The head of France's leading research institution has been sacked after refusing to cooperate with the government over budget cuts.
Research minister Claudie Haigneré last week announced that Bernard Larrouturou would take over from Geneviève Berger as director-general of the multidisciplinary National Centre for Scientific Research (CNRS).
Ms Berger was appointed on a four-year renewable contract in September 2000 by Ms Haigneré's socialist predecessor, Roger-Gerard Schwartzenberg.
A statement from the research ministry said that the council of ministers had approved Ms Haignere's proposal to "bring to an end, in advance, Ms Berger's term of office". No reason was given for her dismissal, but her relationship with some ministry officials has been fraught. At a board meeting in March she protested against cuts to the centre's budget.
Ms Haigneré said the centre was "a central element of the national research system" that needed "a new process" to allow it to develop research and "meet fully the expectations of society, the state, employees and partners of the CNRS".
She said that the director-general's new objectives would be "to strengthen the cohesion of the CNRS, promote the excellence of researchers' work, encourage the centre's overall efficiency and develop its partnerships".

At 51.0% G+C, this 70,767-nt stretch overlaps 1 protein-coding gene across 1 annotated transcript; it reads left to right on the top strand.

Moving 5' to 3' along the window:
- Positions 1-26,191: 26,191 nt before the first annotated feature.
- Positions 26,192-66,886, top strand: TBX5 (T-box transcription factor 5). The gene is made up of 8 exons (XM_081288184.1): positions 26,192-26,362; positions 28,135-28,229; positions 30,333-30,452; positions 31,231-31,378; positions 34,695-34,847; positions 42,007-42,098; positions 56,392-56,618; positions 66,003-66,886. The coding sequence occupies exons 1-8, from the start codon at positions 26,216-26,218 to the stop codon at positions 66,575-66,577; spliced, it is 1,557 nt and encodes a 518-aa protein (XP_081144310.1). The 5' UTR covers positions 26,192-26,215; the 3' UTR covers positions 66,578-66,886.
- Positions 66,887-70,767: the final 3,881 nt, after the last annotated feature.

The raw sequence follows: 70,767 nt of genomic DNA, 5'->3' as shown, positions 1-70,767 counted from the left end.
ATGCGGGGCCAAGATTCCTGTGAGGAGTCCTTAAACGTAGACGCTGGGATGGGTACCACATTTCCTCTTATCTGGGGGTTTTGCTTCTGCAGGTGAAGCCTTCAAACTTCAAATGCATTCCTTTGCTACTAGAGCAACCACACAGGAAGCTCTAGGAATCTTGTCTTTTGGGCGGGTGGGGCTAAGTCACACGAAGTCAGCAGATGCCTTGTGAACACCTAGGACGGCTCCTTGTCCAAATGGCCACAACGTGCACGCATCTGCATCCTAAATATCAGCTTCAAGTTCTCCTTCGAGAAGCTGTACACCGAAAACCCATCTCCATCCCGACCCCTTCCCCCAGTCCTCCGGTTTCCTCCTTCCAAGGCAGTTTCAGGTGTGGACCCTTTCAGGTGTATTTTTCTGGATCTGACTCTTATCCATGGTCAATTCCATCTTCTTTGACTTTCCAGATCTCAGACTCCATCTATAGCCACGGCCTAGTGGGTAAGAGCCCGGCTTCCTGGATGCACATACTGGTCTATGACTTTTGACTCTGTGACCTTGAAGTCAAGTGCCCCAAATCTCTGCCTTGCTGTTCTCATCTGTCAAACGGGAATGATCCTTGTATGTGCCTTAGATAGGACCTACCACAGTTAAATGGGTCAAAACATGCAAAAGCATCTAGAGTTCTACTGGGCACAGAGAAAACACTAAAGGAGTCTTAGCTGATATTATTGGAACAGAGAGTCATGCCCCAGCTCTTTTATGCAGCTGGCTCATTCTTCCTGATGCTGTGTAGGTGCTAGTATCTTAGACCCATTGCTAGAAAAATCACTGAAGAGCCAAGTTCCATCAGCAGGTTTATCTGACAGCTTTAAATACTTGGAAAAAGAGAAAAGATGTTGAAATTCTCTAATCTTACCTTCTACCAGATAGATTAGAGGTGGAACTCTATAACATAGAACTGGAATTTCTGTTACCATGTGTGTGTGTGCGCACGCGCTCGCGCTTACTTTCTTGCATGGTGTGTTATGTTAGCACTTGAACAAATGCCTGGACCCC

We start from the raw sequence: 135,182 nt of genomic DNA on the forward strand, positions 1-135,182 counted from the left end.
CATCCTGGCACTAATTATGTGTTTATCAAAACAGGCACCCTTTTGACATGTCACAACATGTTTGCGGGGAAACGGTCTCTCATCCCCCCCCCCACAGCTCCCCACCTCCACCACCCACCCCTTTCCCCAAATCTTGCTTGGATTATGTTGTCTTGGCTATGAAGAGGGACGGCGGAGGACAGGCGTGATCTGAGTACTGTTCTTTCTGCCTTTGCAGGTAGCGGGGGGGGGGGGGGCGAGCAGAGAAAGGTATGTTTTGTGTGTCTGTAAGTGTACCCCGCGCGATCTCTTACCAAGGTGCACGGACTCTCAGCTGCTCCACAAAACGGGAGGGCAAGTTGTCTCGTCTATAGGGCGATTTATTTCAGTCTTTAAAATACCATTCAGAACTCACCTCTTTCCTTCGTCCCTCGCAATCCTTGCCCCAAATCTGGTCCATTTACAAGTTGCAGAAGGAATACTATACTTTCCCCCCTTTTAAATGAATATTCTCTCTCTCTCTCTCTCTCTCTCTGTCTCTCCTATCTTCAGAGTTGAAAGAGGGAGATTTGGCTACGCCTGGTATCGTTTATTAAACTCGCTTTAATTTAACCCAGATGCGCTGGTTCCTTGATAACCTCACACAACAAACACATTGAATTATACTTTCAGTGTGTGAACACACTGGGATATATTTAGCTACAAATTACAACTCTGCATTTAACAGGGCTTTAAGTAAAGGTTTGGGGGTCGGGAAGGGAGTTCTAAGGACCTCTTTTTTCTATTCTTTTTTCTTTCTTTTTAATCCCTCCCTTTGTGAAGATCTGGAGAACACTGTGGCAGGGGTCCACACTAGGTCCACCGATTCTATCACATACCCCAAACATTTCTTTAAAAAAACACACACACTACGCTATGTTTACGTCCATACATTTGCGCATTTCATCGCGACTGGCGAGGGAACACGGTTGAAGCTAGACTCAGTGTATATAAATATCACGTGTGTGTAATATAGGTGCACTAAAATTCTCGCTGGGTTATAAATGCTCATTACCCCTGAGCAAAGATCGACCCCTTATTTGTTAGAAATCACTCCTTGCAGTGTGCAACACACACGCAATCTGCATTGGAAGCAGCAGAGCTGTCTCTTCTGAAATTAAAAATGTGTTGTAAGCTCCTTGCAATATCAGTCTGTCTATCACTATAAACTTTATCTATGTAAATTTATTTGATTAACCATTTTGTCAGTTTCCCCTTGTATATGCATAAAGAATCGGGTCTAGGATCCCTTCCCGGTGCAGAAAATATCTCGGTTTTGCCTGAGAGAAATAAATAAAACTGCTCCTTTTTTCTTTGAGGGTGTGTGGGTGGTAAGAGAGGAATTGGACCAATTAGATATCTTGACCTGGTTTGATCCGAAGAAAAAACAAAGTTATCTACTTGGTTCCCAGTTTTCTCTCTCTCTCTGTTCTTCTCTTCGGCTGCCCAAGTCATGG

But the minister reiterated her confidence in CNRS chairman Gérard Magie, also appointed by Mr Schwartzenberg, who had been "closely associated in the choice of the new director-general and in working out the objectives".
Dr Larrouturou, 44, is a graduate of two elite engineering schools, Polytechnique and Ponts et Chaussées. He has a PhD in mathematics from the University of Paris-6, Pierre et Marie Curie, where Professor Magie is a professor. He is a specialist in mathematical and digital modelling of the phenomena of combustion and in fluid mechanics.
As well as taking over at the CNRS, Dr Larrouturou will continue as chairman and director-general of the National Institute of Research into Information Technologies and Automation until the appointment of a successor.
The CNRS, which was set up in 1939, is France's biggest public research body. It has more than 25,000 employees, of whom about 12,000 are researchers.
Its budget in 2002 was €2.5 billion (£1.75 billion). While officially regarded as the jewel in the crown of French research, it was described by former minister Claude All gre as "fossilised".
Under successive ministers in recent years, efforts have been made to modernise and streamline the centre, including the development of interdisciplinary programmes, greater cooperation with universities and the promotion of partnerships with industry.